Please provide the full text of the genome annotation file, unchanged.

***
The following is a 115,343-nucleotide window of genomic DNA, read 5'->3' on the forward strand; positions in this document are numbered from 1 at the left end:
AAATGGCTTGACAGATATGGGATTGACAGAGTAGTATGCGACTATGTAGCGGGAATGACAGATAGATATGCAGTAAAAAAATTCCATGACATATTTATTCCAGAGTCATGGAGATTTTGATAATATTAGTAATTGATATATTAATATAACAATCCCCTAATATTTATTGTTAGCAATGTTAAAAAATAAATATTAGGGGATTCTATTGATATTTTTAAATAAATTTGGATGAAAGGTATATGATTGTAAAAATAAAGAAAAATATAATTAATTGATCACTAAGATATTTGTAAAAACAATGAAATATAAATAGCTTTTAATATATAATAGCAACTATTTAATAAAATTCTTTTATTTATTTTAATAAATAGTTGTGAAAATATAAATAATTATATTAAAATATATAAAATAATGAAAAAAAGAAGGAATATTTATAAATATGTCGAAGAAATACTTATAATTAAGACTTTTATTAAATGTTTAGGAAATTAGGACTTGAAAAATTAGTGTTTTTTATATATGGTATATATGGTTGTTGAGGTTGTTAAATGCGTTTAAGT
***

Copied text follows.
The following is a 115,343-nucleotide window of genomic DNA, read 5'->3' on the forward strand; positions in this document are numbered from 1 at the left end:
AAATGGCTTGACAGATATGGGATTGACAGAGTAGTATGCGACTATGTAGCGGGAATGACAGATAGATATGCAGTAAAAAAATTCCATGACATATTTATTCCAGAGTCATGGAGATTTTGATAATATTAGTAATTGATATATTAATATAACAATCCCCTAATATTTATTGTTAGCAATGTTAAAAAATAAATATTAGGGGATTCTATTGATATTTTTAAATAAATTTGGATGAAAGGTATATGATTGTAAAAATAAAGAAAAATATAATTAATTGATCACTAAGATATTTGTAAAAACAATGAAATATAAATAGCTTTTAATATATAATAGCAACTATTTAATAAAATTCTTTTATTTATTTTAATAAATAGTTGTGAAAATATAAATAATTATATTAAAATATATAAAATAATGAAAAAAAGAAGGAATATTTATAAATATGTCGAAGAAATACTTATAATTAAGACTTTTATTAAATGTTTAGGAAATTAGGACTTGAAAAATTAGTGTTTTTTATATATGGTATATATGGTTGTTGAGGTTGTTAAATGCGTTTAAGT